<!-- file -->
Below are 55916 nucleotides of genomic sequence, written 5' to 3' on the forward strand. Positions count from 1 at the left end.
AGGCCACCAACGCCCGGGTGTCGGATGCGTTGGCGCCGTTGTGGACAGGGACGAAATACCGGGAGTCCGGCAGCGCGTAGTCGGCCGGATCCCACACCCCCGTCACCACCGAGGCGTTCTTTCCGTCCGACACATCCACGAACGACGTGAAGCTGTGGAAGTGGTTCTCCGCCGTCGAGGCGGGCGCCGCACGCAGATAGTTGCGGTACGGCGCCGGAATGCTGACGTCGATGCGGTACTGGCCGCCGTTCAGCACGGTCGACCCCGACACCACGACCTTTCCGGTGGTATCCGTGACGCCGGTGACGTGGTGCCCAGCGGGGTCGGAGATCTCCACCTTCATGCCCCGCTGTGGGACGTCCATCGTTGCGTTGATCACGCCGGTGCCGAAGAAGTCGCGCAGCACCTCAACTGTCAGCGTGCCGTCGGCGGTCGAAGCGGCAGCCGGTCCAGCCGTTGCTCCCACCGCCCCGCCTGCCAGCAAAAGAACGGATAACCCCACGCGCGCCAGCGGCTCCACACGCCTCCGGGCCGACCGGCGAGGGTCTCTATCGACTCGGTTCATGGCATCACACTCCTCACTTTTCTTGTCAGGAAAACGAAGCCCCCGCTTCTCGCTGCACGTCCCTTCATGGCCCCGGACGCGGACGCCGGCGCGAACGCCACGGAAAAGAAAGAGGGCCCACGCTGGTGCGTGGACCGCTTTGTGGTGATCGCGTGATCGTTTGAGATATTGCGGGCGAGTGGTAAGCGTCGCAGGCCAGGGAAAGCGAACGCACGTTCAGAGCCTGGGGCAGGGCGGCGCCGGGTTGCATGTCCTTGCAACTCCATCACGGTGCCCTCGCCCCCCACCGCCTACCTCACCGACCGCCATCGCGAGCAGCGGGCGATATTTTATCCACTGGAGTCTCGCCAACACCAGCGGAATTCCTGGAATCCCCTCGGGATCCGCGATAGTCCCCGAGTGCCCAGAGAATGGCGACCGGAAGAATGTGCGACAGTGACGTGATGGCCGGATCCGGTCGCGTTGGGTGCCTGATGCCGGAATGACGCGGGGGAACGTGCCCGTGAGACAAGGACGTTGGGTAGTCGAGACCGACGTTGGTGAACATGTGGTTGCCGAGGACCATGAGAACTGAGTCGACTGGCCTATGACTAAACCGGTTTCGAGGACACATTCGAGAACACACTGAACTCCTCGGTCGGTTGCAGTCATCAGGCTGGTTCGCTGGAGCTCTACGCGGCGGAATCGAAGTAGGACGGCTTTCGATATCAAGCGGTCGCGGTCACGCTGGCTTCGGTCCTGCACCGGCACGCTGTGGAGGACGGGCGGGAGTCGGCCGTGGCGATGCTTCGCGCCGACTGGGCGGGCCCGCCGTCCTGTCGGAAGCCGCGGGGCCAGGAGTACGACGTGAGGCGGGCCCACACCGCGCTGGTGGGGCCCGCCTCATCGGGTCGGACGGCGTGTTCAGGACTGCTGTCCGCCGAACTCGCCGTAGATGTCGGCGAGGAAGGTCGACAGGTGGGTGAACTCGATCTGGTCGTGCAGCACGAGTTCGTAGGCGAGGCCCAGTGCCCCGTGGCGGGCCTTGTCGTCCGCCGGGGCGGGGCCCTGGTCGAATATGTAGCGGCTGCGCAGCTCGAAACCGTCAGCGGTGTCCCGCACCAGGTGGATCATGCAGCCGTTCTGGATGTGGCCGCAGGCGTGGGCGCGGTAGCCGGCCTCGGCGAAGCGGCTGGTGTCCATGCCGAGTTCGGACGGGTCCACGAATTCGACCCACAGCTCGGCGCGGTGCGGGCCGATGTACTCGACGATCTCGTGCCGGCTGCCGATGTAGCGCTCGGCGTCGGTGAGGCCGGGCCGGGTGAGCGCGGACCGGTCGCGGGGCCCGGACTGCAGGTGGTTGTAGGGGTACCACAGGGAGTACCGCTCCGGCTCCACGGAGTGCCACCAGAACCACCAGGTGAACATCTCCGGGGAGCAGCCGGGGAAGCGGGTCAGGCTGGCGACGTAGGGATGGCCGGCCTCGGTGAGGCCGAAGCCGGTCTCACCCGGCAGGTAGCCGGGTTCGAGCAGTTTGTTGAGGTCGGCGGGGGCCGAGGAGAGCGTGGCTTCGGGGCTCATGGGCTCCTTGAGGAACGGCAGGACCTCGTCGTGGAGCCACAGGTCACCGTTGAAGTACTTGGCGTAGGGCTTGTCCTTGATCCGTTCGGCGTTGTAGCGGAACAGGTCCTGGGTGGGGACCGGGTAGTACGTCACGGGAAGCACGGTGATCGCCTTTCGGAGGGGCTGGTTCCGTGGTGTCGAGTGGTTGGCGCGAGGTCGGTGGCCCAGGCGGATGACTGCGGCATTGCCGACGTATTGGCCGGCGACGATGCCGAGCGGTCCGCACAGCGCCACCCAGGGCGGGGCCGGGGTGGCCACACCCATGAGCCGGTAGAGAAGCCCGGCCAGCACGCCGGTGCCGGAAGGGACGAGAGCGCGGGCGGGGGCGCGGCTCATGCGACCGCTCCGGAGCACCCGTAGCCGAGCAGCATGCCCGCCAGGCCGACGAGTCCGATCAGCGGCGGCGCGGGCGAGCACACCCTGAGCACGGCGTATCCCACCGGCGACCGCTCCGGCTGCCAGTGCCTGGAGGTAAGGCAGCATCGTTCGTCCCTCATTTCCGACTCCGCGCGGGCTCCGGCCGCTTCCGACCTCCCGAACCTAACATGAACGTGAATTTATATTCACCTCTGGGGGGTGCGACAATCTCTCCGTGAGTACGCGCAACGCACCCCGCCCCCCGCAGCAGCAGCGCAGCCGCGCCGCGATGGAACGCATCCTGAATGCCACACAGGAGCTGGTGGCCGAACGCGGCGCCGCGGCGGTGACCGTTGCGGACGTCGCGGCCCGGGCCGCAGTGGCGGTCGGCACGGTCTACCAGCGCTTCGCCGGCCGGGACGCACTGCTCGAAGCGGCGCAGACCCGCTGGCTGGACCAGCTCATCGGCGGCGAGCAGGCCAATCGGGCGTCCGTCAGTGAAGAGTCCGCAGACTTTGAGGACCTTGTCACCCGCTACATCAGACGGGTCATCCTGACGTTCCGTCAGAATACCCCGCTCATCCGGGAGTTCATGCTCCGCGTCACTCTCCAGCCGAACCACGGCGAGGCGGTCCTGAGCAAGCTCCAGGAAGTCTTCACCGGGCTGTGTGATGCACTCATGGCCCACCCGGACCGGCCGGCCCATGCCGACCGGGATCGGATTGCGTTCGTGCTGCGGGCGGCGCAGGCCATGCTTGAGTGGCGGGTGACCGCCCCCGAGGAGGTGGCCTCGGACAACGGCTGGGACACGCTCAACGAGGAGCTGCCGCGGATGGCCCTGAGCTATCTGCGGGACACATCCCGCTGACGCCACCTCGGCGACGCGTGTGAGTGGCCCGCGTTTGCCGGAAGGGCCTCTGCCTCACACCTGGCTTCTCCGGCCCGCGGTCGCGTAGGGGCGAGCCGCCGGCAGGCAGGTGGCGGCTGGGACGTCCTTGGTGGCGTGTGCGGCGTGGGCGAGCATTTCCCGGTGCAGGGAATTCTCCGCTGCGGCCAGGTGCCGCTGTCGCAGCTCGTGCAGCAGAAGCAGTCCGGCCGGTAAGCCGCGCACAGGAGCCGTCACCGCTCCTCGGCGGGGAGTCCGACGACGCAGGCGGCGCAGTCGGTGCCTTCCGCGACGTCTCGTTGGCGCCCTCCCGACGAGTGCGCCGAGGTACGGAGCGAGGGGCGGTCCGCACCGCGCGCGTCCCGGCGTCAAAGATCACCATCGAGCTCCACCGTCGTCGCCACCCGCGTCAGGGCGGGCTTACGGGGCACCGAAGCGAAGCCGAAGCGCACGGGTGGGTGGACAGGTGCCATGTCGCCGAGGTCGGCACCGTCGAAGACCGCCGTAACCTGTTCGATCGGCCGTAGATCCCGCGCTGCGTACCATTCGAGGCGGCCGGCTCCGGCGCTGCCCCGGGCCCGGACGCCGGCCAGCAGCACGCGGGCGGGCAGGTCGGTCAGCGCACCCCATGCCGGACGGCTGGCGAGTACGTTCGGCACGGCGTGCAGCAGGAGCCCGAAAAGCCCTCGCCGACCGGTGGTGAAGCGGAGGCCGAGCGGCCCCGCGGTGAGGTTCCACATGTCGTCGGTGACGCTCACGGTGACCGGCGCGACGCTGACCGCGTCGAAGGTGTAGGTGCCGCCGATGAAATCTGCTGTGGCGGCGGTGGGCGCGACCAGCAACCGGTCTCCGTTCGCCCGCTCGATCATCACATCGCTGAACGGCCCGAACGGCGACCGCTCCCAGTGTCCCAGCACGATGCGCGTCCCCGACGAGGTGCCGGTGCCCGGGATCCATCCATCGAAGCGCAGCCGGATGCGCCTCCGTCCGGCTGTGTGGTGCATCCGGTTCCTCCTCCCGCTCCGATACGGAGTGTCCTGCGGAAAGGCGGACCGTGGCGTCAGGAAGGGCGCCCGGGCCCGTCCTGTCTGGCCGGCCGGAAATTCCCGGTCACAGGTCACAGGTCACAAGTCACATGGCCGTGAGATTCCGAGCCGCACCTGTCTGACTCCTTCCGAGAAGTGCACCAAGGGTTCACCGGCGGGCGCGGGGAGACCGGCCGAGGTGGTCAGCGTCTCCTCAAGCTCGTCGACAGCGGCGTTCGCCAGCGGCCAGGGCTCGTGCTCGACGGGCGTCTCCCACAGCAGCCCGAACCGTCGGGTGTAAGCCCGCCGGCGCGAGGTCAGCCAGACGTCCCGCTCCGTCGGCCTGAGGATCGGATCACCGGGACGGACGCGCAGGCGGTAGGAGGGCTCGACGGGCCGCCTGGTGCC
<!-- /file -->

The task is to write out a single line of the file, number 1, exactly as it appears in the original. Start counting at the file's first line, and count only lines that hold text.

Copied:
Below are 55916 nucleotides of genomic sequence, written 5' to 3' on the forward strand. Positions count from 1 at the left end.